On the note "Regarding 'mostly'": The mod_rewrite conditions and rules, as they are, don't seem to give rise to any issues caused by the lack of some of the deeper subdirectories from the rule. The question is merely following up Lucy's earlier suggestion.

lucy24

WebmasterWorld Senior Member lucy24 us a WebmasterWorld Top Contributor of All Time Top Contributors Of The Month



 
Msg#: 4669640 posted 1:54 am on May 16, 2014 (gmt 0)

The page isn't redirecting properly.

That's an infinite loop created by an external redirect. An infinite loop created by an internal rewrite would yield an error message from the server; this one's from the browser. Every time the browser puts in a request it starts counting. If the request leads to 10 or 20 or 30 redirects (exact number depends on the browser), it stops asking and instead puts up an error message using its own wording.

It looks as if the culprit is here:
# Former Rule 3
# Rewrite to HTTP for non-secure pages
RewriteCond %{HTTPS} =on [OR]
RewriteCond %{SERVER_PORT} 443
RewriteRule ^((?:afa|pf[12])(?:/)?)?((?:index|page[12])\.html)?$ http://example.com/$1$2 [R=301,L]

# New Rule 5
# Rewrite to HTTPS for secure pages
RewriteCond %{HTTPS} =off [OR]
RewriteCond %{SERVER_PORT} !443
RewriteRule ^((?:bookings2|private)(?:/)?)?((?:index|page[34])\.html)?$ https://example.com/$1$2 [R=301,L]

All those question marks mean that both rules can apply when the request is for the root, so whether it's secure or non-secure the request will be redirected.

And that's why I keep asking about the actual directory names. It's much easier to first figure out what you need to do and then write rules to achieve it, than to first look at rules and then try to adjust them when they misbehave.

If the root is to be https, make sure the http redirect doesn't include requests for the root. If the root is to be http, make sure the https redirect et cetera.

Anyway, there are way too many parentheses and question marks.

There should be a separate pair of index redirects before the fallback http(s) redirects. If the [NS] flag alone doesn't prevent infinite loops (on my server it's all I need), you'll need a condition looking at THE_REQUEST; otherwise both rules are conditionless:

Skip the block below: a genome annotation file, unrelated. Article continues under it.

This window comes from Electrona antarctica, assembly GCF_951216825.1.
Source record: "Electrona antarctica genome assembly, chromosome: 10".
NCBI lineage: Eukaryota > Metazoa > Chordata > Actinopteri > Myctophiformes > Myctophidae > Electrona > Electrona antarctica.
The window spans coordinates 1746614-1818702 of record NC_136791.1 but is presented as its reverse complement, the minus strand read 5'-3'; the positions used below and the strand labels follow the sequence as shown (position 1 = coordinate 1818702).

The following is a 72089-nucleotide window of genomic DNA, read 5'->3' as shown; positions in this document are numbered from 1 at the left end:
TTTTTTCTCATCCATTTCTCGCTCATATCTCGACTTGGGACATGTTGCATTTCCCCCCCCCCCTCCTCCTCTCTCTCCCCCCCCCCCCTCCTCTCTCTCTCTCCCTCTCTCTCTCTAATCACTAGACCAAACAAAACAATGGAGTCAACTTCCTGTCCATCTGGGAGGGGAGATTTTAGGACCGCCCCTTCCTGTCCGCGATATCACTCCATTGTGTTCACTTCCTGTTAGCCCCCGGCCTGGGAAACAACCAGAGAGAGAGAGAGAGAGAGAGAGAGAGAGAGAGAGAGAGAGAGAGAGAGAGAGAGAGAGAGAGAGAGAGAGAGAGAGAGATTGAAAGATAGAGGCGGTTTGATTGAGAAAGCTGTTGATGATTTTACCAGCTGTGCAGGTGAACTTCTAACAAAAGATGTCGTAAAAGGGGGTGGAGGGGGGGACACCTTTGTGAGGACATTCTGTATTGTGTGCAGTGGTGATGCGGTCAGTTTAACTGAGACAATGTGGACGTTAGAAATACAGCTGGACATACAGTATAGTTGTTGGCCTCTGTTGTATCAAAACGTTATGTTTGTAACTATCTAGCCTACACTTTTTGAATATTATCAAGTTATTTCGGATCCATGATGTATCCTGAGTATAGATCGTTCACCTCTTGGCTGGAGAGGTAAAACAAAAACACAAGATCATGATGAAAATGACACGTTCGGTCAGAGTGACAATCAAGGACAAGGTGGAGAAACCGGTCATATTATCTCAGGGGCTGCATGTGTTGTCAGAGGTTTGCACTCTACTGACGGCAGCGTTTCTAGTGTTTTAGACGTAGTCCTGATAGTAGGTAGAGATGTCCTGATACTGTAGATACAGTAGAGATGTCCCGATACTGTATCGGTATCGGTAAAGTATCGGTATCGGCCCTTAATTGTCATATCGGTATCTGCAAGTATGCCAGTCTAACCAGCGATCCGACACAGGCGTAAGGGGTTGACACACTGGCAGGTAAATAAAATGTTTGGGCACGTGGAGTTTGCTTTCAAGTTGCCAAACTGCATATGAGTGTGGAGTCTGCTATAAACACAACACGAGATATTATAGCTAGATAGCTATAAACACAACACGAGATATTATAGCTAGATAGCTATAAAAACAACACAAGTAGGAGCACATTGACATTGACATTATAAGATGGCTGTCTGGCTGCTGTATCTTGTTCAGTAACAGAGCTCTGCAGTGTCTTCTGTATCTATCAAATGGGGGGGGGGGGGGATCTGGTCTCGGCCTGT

RewriteRule ^({list-all-secure-directories-here}/)index\.html https://www.example.com/$1 [R=301,L,NS}

RewriteRule ^({list-all-nonsecure-directories-here}/)?index\.html http://www.example.com/$1 [R=301,L,NS}

It doesn't matter which one comes first, since they're mutually exclusive; list them in order of likelihood-to-occur. Here I've assumed that the root is non-secure. If instead it's secure, move the ? over to the https rule.

The [NS] flag means "no subrequest". It's meant to exclude server-internal requests such as SSIs or, here, mod_dir requests. The flag does not cover requests created by mod_rewrite itself, only certain other mods.

Again, this pair of rules goes before the generic http(s) redirect-- which then, in turn, loses its "index.html" component:

RewriteCond %{HTTPS} =on [OR]
RewriteCond %{SERVER_PORT} 443
RewriteRule ^((?:afa|pf[12])/.*)?$ http://example.com/$1 [R=301,L]

meaning: request for anything in afa, pf1 or pf2 directories, or for the root

RewriteCond %{HTTPS} =off [OR]
RewriteCond %{SERVER_PORT} !443
RewriteRule ^((?:bookings2|private).*) https://example.com/$1 [R=301,L

meaning: request for anything in bookings or private directories.

Wait, we're not done yet. I deliberately left out the pages you've shown as "page[12]" and "page[34]" because we need more information. If they're specific pages, they are by definition in specific directories. Rules should then list those by name, and the rules should come before everything I've named here:

RewriteCond %{HTTPS} =on [OR]
RewriteCond %{SERVER_PORT} 443
RewriteRule ^(full-path-leading-to-page[12])$ http://example.com/$1 [R=301,L]

RewriteCond %{HTTPS} =off [OR]
RewriteCond %{SERVER_PORT} !443
RewriteRule ^^(full-path-leading-to-page[34])$ https://example.com/$1 [R=301,L

If the relevant sets of pages each live in the same directory, you can omit it from the capture, like

RewriteCond %{HTTPS} =on [OR]
RewriteCond %{SERVER_PORT} 443
RewriteRule ^full-path-here/(page[12])$ http://example.com/full-path-here/$1 [R=301,L]

and same for page[34] if applicable. This saves the server the work of having to hold on to a capture if it turns out the request is for some other page. (Tiny point, not significant unless you get a colossal amount of traffic-- but isn't that what we all want?)

Carob



 
Msg#: 4669640 posted 9:16 am on May 20, 2014 (gmt 0)

Thanks for your detailed explanation. I can see how index.html satisfied two rules, and how that leads to problems. I have tried to follow your suggestions to correct that and other issues. Your guess that the root is a non-secure area is correct.

The directory names and the .html files are:
HTTP Files
----------
(1) index.html:
index.html /
index.html /afa/
index.html /art/
index.html /bookings1/
index.html /classes/
index.html /els/
index.html /faqs/
index.html /fees/
index.html /forms/
index.html /gallery/
index.html /pf1/
index.html /pf2/
index.html /rfa/

(2) 'other'.html:
tour.html /
example.html /
example-sling.html /
banner.html /art/ - The PHP include header of all pages
buttons-row1.html /art/ - PHP include buttons for all pages
buttons-row2.html /art/ - PHP include buttons for all pages